I would be cautious as you speak with faculty as their departments do not have any relief from these costs. They pay the full allocation based on the square footage that they occupy.

I hope this is helpful and very much appreciate your questions as we move forward.

Q: We’ve been through these budget reductions before. Won’t we recover in a short time and then everything will be okay again?

A: From the projections from the State Legislative Analyst, this downturn will be deeper and longer than it has been in recent memory. We need to be very careful about the options we explore for it may be some time before there are funds to recover.

Holiday Greetings

Sunday, December 14th, 2008


National Library of Singapore

Tuesday, October 28th, 2008


Chinese Reading Room in the National Library.

Arriving in Singapore for the Pacific Rim Digital Library Alliance meeting PRDLA), I had the opportunity to visit the new National Library of Singapore. Dedicated in 2005, this new building is quite exciting. It is a smart green building with an open plaza from the street drawing one into the complex rising some 16 stories. It includes a lending library open to the general public which was completely full of people with many sitting on the floor and crowded into the stacks. As the library rises into the sky various floors are devoted to research and national library functions. Broad open reading rooms, study spaces and collection are well displayed and accessible. Finding one’s way through the building is easy and the spaces well used. Walkways are filled with exhibitions and views of the city are spectacular.


National Library Building

YRL Renovation Moves Forward

Wednesday, August 27th, 2008

As you know, demolition has begun on “A” level within YRL. At times it feels as if I am sitting right in the middle of it as it is happening directly under my office. And we are preparing for this to go on over the next couple of years as we move forward. That project has been approved at the campus level and is underway. Susan Parker briefed you all earlier on this phase of the proejct.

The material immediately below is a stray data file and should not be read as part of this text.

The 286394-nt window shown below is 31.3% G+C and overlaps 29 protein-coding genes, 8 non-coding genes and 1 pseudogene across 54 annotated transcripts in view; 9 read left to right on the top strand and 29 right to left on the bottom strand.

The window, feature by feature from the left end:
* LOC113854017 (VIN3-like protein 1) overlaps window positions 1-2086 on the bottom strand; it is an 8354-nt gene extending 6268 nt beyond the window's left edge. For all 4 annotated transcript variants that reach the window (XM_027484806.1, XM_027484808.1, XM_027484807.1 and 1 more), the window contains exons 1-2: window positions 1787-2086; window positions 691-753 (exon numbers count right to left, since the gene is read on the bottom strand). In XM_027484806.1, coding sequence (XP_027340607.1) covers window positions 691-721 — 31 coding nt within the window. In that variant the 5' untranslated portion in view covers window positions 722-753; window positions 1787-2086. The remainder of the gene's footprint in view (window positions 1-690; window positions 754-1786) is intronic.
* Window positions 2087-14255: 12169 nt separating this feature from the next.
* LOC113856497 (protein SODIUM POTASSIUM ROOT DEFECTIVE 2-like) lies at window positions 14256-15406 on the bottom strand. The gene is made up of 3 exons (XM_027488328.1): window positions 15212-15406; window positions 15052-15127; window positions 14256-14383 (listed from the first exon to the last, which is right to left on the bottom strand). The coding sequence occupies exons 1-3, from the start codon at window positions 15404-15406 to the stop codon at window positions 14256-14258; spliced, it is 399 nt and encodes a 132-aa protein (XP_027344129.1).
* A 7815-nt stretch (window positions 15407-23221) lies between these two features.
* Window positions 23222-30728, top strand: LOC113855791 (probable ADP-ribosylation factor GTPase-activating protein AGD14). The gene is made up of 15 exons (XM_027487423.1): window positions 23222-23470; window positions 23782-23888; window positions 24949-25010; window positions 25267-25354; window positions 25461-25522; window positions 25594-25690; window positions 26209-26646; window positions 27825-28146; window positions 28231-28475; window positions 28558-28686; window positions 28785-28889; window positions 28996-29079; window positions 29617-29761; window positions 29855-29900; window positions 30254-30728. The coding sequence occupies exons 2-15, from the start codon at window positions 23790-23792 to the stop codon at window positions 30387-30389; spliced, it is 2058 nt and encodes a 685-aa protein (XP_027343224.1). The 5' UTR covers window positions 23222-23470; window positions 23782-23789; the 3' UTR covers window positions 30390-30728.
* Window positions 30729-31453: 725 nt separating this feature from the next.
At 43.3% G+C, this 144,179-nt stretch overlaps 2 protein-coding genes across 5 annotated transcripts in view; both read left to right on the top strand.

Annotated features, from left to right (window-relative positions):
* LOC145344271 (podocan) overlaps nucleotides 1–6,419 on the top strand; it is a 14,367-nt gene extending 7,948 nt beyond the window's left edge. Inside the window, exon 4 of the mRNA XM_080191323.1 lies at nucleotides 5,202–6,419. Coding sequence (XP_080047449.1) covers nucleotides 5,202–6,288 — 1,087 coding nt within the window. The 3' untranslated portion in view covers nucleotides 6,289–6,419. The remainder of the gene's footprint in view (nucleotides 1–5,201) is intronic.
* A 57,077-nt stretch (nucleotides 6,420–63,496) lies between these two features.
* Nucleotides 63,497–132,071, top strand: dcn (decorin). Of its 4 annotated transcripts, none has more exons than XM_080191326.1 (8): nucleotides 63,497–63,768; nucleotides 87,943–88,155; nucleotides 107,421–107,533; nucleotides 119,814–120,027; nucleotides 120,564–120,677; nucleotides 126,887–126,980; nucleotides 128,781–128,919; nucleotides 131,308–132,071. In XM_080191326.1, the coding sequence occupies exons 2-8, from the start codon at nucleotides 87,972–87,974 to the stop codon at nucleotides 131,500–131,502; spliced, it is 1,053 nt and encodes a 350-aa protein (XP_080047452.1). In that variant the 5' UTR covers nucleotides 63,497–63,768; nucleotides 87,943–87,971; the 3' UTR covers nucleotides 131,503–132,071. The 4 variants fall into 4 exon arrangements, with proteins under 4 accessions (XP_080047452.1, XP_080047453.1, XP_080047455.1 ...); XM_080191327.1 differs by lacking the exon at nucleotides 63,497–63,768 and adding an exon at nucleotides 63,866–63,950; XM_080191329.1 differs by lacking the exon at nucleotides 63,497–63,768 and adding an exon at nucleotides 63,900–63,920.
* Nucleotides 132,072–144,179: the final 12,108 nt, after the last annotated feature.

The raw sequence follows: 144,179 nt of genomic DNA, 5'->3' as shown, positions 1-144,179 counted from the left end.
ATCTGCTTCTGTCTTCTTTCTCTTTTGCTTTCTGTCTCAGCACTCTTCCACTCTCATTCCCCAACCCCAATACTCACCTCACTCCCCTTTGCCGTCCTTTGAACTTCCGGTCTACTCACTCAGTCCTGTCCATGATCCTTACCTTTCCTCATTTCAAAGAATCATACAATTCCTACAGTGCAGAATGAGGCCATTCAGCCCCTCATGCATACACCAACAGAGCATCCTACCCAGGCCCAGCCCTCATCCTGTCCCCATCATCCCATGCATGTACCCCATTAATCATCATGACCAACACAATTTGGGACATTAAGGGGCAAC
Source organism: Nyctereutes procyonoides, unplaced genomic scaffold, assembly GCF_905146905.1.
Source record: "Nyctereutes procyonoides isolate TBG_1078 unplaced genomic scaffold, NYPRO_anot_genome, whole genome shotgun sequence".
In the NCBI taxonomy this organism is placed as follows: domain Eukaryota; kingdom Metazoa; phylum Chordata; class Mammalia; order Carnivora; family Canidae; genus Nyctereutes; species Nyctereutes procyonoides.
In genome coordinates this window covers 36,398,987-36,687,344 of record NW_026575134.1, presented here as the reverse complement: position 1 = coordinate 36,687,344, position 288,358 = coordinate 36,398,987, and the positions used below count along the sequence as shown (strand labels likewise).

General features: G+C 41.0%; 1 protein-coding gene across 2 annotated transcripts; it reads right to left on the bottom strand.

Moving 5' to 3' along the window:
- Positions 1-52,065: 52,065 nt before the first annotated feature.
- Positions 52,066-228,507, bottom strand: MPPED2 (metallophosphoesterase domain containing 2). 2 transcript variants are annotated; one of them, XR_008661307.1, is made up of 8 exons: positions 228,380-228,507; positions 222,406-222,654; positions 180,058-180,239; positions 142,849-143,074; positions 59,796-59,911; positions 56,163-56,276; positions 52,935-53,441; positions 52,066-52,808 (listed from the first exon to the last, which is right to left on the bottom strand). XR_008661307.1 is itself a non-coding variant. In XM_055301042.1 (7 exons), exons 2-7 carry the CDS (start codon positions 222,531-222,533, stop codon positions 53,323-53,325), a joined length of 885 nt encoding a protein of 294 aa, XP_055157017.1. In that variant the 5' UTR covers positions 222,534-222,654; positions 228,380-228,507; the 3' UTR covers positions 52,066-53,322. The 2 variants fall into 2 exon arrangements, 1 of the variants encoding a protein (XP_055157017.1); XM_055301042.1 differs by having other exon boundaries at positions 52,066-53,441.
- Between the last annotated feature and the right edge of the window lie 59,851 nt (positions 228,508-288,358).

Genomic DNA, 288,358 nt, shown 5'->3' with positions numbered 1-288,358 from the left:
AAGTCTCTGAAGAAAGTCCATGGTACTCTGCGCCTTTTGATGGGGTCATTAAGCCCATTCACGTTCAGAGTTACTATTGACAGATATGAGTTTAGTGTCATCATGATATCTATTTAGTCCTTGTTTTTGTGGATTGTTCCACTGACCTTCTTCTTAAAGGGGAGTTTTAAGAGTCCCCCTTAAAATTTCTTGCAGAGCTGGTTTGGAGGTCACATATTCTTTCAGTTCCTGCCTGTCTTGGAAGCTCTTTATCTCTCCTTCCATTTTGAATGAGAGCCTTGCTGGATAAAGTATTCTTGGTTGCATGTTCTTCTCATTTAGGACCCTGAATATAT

This morning we received word that the President and Chairman of the Board, Committee on Grounds and Buildings of the UC Regents has approved an amendment to the Budget for Capital Improvements and the Campital Improvement Program for the YRL First Floor Renovation Project.

To summarize, “the project will renovate 31,695 asf on the first floor providing improvements and acessibility upgrades for the improved functionality of lbirary users of teh Young Research Lbirary (YRL). The project will construct a new reading room for frequently-used print reference matrials; a research commons that includes workstations and instructional spaces for collaborative projects and individual study; group study rooms; a secure and climate controlled exhibit gallery for the display of rare books, manuscripts and artwork from the libraries collections; a 110-person meeting room for seiminars, symposia and films, and a cafe with seating area and service counter.”

The total project cost of $12,950,000 is funded from gift funds. The library now moves into the fund raising phase of the project as we still need to raise part of these funds to complete the project.

I am very excited that this begins to move us forward on our plans to upgrade our library spaces across campus. The renovations at the Management Library will be completed the first part of September and the plans for renovation of the Performing Arts Special Collections are soon to begin.